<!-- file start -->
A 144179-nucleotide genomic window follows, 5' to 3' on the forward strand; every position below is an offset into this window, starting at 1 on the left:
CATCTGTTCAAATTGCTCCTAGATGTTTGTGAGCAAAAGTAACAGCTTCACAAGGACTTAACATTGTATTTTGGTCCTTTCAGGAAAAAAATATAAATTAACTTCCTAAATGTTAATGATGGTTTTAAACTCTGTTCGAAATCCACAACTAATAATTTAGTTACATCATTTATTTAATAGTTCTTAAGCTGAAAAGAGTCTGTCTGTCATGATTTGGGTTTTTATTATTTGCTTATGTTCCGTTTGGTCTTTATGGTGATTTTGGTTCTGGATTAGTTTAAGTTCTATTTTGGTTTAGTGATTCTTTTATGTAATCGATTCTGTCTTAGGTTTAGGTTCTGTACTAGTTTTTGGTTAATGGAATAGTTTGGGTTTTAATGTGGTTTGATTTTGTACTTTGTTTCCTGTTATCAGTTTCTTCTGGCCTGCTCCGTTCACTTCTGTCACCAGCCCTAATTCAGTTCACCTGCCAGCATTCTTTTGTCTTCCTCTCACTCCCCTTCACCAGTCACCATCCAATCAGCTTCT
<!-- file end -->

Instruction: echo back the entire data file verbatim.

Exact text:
A 144179-nucleotide genomic window follows, 5' to 3' on the forward strand; every position below is an offset into this window, starting at 1 on the left:
CATCTGTTCAAATTGCTCCTAGATGTTTGTGAGCAAAAGTAACAGCTTCACAAGGACTTAACATTGTATTTTGGTCCTTTCAGGAAAAAAATATAAATTAACTTCCTAAATGTTAATGATGGTTTTAAACTCTGTTCGAAATCCACAACTAATAATTTAGTTACATCATTTATTTAATAGTTCTTAAGCTGAAAAGAGTCTGTCTGTCATGATTTGGGTTTTTATTATTTGCTTATGTTCCGTTTGGTCTTTATGGTGATTTTGGTTCTGGATTAGTTTAAGTTCTATTTTGGTTTAGTGATTCTTTTATGTAATCGATTCTGTCTTAGGTTTAGGTTCTGTACTAGTTTTTGGTTAATGGAATAGTTTGGGTTTTAATGTGGTTTGATTTTGTACTTTGTTTCCTGTTATCAGTTTCTTCTGGCCTGCTCCGTTCACTTCTGTCACCAGCCCTAATTCAGTTCACCTGCCAGCATTCTTTTGTCTTCCTCTCACTCCCCTTCACCAGTCACCATCCAATCAGCTTCT